More detail has to be worked out on the defence costs orders. As yet, we have not carried out any screening of the detail. At the time of the 2003 Order, we did look at the enabling power, on which a screening was carried out on. However, at that point, there was no detail that would have required a full equality —

Ms Ní Chuilín:

But, it was screened out.

Mr Crawford:

We do not have the detail at this point. The enabling power is silent on who the orders would be applied to. It is only when we look at how that would work that we could actually carry out an EQIA.

Ms Ní Chuilín:

When you got the detail in 2002, it was still screened out, was it not?

Mr Crawford:

A screening was carried out —

Ms Ní Chuilín:

It was screened out, and there was no option for an equality impact assessment.

Mr Crawford:

We could not have carried out an equality impact assessment at that time because more detail is yet to be determined.

The Chairperson:

What timescale is involved in all this?

Mr Crawford:

The research for the means-testing should start as soon as we can get it out to tender. We have almost cleared the approval process for the tender, so we hope that that will issue over the summer. We envisage that the research will take no longer than perhaps two or three months. That should enable us to come back to the Committee in mid- to late-autumn, possibly with a consultation paper on the way forward, which will be subject to our Minister’s approval.

A similar timescale is involved for the defence costs orders because we need to work up the detail. Again, we will bring the consultation paper with the detail back to the Committee.

Taking into account the points that have just been made, we will carry out any equality impact assessments that we believe are necessary as part of the process.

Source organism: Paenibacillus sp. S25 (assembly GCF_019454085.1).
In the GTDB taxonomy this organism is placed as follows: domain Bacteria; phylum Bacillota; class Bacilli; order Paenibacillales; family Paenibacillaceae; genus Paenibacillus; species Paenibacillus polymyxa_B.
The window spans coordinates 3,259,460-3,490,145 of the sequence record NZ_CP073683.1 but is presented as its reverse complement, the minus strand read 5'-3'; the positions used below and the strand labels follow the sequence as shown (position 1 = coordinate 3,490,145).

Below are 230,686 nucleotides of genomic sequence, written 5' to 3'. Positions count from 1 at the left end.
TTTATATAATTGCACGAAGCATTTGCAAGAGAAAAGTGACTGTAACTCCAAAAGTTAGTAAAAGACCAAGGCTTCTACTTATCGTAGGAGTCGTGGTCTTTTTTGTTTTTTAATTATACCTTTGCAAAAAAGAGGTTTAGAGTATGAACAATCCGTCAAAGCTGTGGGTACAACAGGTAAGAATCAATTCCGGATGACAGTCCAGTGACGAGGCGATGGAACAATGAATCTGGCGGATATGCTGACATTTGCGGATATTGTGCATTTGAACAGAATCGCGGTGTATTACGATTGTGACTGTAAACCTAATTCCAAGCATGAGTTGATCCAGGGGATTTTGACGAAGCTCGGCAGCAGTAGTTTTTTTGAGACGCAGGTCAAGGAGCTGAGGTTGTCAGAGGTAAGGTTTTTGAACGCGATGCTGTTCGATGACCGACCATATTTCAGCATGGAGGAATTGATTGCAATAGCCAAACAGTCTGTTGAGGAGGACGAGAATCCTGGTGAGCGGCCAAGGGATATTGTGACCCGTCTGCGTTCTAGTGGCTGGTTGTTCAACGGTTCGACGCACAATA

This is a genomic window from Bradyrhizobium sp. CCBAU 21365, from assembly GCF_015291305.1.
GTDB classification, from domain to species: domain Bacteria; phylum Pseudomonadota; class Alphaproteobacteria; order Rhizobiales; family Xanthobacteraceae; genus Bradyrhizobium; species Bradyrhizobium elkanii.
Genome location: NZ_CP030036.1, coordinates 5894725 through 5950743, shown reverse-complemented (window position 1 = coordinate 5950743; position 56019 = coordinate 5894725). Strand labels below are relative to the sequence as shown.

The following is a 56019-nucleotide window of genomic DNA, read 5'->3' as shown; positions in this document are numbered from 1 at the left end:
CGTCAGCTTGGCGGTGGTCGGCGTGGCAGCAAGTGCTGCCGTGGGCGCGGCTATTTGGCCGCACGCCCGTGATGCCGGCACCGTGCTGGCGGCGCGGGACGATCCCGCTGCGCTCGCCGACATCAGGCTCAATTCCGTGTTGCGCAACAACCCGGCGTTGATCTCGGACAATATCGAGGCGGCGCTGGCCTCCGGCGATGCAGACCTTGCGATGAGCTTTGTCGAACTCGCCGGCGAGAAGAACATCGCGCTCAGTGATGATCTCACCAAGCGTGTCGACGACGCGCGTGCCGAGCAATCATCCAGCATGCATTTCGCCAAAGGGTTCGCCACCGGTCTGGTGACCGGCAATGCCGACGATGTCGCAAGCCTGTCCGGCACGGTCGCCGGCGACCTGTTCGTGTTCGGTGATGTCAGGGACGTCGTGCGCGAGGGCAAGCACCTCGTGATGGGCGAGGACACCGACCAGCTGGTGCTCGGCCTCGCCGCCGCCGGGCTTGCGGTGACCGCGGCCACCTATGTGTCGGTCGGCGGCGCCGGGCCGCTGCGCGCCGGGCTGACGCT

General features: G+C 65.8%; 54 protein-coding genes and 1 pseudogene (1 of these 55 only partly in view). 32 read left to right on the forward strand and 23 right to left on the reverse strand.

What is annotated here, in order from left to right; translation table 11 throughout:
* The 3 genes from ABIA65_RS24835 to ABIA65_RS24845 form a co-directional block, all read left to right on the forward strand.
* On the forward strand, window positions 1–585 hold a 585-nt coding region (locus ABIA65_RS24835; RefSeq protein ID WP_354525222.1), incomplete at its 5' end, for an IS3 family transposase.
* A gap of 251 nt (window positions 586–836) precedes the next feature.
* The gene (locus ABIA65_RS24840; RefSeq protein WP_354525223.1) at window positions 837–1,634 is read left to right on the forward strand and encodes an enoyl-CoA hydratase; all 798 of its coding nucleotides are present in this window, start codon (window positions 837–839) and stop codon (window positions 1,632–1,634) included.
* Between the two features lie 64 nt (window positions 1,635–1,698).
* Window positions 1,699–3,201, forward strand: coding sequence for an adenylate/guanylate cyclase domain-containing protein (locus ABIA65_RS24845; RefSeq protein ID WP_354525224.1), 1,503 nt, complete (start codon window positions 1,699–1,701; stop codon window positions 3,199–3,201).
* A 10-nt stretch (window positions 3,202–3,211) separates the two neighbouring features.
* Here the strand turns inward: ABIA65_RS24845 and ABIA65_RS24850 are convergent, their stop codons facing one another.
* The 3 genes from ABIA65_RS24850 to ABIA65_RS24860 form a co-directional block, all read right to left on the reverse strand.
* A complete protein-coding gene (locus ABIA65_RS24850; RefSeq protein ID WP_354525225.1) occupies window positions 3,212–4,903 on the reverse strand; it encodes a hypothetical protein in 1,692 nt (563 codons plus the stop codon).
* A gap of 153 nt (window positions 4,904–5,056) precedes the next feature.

It is envisaged that the Law Society and the Legal Services Commission will manage to reach agreement on the way forward on how the contingency legal aid fund will operate. A pilot scheme may be up and running in the autumn. In that case, we would want to see the outcome of the pilot scheme before working on the subordinate legislation and the consultation paper if required.

Subordinate legislation cannot be made until the proposed justice Bill goes through the Assembly. However, we hope to go ahead with the consultations in advance of that.

The Chairperson:

What about costs?

Mr Crawford:

Depending on where we draw the financial limit, means-testing may produce a saving. The figure that we provided is probably the maximum saving that would come from that. Administrative costs are involved in making and enforcing defence costs orders involve. However, again, money would come back into the legal aid fund as a result. Seed-funding or pump-priming would be necessary for the contingency legal aid fund. Thereafter, the system would pay for itself and there would be a saving. We have not fully quantified that at this stage.

The Chairperson:

Do you see that as a win-win proposal?

Mr Crawford:

Do you mean the proposal for the contingency legal aid fund?

The Chairperson:

Yes.

Mr Crawford:

That is certainly a win-win proposal.

The Chairperson:

But you are not sure about the other one.

Mr Crawford:

The impact of the other proposals has to be assessed, so that is a different kind of cost-benefit analysis. There would be potential savings, but they would have to be balanced against any impact on access to justice.

Mr Halliday: